Rendering rich media content based on head position information
Rich media content, such as advertising, can be provided for display on a two-dimensional screen to give the user an impression that the screen is a window into a three-dimensional (3D) environment. For example, the user's head can be tracked and the graphical elements of the advertisement can be rendered based on the position of the user's head relative to a computing device such that the graphical elements appear to have 3D depth. A full or substantially full 3D view of a product can be presented. Additional information, such as a product description, features, pricing, user ratings, user reviews, among others, can also be displayed based on the position of the user's head relative to the computing device. A 3D video can also be presented, and a user can view different perspectives of the video based on the position of the user's head with respect to the computing device.
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Mobile electronic devices, such as smart phones, tablet computers, and wearable computing devices (e.g., watches, glasses, among others) are becoming more and more ubiquitous. Users are increasingly reliant on their mobile devices to obtain the information they need to go about their everyday lives. As users spend a greater amount of their time on these devices, and less time using conventional devices, such as televisions and radios, and conventional types of media, such as newspapers and magazines, mobile electronic devices are becoming an important medium for conveying information to users. In particular, it can be especially advantageous to provide rich media content, such as advertising, via mobile electronic devices. Presentation of conventional mobile advertisements, however, has not significantly improved upon television, radio, and other traditional forms of advertising. Conventional mobile advertisements, for instance, may only deliver a passive user experience because there is little interaction provided for between the user and conventional mobile advertisements. Thus, conventional mobile advertisements are often ignored or otherwise quickly bypassed by users.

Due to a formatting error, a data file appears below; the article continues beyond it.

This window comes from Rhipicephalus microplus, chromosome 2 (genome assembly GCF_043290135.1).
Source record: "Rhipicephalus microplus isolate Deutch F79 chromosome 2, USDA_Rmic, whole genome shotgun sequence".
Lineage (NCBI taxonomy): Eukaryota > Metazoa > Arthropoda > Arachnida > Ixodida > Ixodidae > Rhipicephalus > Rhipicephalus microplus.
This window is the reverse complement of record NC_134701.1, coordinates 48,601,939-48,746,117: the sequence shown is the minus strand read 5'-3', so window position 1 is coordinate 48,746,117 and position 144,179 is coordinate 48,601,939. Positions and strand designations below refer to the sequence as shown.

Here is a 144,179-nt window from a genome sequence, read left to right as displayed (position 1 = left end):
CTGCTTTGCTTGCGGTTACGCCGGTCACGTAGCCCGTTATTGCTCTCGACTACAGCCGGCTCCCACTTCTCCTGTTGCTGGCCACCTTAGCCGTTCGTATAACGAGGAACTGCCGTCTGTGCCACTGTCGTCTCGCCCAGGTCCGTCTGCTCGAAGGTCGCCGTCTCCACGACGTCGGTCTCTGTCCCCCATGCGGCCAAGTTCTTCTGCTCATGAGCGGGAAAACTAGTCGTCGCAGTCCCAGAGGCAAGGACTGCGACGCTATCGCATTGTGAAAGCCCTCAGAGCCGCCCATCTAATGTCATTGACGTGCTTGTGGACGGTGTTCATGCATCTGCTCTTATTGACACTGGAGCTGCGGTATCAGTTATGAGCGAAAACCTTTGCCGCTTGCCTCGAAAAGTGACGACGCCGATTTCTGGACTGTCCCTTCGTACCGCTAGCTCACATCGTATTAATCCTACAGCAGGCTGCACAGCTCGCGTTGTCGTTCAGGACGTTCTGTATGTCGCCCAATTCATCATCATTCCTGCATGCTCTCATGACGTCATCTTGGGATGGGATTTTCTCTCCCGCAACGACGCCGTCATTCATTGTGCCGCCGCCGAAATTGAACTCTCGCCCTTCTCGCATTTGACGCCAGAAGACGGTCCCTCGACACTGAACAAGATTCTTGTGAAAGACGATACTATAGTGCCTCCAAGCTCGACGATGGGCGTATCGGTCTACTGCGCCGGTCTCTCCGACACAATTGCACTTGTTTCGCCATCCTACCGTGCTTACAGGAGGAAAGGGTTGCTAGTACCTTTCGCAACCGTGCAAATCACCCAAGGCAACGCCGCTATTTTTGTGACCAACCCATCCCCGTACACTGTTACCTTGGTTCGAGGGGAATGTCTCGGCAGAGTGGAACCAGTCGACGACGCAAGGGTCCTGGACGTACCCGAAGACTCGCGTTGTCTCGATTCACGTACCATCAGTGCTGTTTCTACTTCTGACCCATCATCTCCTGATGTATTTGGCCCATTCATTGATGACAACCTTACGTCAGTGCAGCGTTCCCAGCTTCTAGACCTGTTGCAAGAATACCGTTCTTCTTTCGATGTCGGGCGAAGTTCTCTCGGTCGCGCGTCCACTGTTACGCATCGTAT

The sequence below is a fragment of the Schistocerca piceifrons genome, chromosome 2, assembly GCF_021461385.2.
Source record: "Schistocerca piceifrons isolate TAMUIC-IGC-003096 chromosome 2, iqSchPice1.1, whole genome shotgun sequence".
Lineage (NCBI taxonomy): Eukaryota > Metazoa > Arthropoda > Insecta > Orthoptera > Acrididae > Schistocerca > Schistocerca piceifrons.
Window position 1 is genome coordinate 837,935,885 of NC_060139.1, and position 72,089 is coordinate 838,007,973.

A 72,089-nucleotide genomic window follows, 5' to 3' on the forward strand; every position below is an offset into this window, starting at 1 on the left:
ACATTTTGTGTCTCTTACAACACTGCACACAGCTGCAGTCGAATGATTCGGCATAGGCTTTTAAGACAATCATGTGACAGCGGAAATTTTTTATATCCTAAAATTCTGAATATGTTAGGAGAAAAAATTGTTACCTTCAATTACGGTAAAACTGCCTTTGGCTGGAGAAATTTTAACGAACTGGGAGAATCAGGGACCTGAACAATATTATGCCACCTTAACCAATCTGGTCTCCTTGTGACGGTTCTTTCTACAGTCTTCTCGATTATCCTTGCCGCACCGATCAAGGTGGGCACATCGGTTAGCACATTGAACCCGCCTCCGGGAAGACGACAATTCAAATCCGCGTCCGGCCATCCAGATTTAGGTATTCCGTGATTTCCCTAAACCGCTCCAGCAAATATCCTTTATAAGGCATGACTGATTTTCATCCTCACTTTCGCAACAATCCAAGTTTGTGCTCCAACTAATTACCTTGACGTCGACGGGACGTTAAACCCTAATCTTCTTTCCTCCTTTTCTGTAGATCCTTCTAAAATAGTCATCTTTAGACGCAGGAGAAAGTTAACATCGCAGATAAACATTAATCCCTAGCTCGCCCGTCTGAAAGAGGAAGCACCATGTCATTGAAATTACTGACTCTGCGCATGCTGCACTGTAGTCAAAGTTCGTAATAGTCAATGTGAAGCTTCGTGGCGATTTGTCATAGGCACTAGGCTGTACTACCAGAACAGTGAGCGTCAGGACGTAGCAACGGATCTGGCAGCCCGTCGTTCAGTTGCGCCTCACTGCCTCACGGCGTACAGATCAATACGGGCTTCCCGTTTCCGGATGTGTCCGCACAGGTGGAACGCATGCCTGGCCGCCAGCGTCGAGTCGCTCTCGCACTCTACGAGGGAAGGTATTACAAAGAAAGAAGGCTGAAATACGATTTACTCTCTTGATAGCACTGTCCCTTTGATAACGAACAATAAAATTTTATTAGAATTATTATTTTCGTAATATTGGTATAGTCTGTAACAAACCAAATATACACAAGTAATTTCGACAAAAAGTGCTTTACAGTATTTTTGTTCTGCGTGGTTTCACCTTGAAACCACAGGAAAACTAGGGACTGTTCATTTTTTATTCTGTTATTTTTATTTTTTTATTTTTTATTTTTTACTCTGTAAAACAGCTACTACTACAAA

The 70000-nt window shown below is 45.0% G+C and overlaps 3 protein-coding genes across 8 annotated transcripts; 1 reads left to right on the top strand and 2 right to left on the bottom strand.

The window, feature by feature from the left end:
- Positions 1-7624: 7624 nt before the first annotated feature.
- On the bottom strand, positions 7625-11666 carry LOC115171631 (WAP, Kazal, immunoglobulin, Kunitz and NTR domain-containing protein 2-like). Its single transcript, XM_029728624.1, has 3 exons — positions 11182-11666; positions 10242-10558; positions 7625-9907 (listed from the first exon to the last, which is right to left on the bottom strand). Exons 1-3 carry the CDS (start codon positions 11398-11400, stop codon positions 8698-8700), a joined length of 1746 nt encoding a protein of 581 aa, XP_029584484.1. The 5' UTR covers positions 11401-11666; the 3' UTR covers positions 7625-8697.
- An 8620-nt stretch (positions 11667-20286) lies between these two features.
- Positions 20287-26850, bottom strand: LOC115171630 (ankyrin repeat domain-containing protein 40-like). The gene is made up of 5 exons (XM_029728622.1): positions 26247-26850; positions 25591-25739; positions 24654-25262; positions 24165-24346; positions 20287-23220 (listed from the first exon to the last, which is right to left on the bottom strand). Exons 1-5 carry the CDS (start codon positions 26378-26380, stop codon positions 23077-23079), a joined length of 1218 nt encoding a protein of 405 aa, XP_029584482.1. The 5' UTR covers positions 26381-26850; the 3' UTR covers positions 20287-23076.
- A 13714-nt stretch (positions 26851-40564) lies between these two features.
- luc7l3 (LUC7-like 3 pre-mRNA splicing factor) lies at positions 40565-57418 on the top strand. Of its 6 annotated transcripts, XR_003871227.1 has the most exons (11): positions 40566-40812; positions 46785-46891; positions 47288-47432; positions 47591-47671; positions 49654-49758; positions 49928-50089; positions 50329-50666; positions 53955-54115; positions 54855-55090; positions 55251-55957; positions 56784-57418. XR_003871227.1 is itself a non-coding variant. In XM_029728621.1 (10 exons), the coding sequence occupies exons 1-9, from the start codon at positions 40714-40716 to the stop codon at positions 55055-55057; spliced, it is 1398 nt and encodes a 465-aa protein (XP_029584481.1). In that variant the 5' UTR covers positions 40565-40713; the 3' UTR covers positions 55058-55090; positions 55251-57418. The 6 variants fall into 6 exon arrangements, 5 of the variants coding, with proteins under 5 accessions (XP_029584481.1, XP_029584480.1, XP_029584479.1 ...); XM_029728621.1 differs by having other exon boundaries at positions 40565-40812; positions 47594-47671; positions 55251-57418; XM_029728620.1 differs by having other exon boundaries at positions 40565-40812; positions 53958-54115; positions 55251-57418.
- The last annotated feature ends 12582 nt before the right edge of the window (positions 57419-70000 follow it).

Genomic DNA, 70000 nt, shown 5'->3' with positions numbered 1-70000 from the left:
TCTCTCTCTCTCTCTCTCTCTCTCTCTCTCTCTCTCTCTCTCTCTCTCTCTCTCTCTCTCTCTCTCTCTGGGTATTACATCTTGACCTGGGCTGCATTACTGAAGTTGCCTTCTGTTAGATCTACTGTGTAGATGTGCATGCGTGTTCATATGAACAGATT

BRIEF DESCRIPTION OF THE DRAWINGS
Various embodiments in accordance with the present disclosure will be described with reference to the drawings, in which:
Systems and methods in accordance with various embodiments of the present disclosure may overcome one or more of the aforementioned and other deficiencies experienced in conventional approaches for providing rich media content, such as advertising, via mobile electronic devices. In particular, various approaches provide a greater degree of interactivity between users and their mobile electronic devices (e.g., smart phones, tablets, wearable computing devices, among others) and enable users to view rendered rich media content on such devices. For example, a computing device can be configured to display, on a two-dimensional (2D) display element, an advertisement incorporating 3D computer graphics that are rendered based on a user's viewing angle relative to the device. As used herein, “3D” refers to depth and other effects (e.g., shadow, parallax, among others) that are applied to objects so that the objects appear to be three-dimensional and/or appear to be placed at different depths when displayed within the 2D display element. When the user moves his head with respect to the device (and/or the device relative to the user's head), different perspectives of the objects are rendered such that the 2D display element appears to be a window into a 3D world. Such an approach can provide a more immersive user experience, and users may be more likely to view rich media content presented in this manner, and view such content for a longer period of time.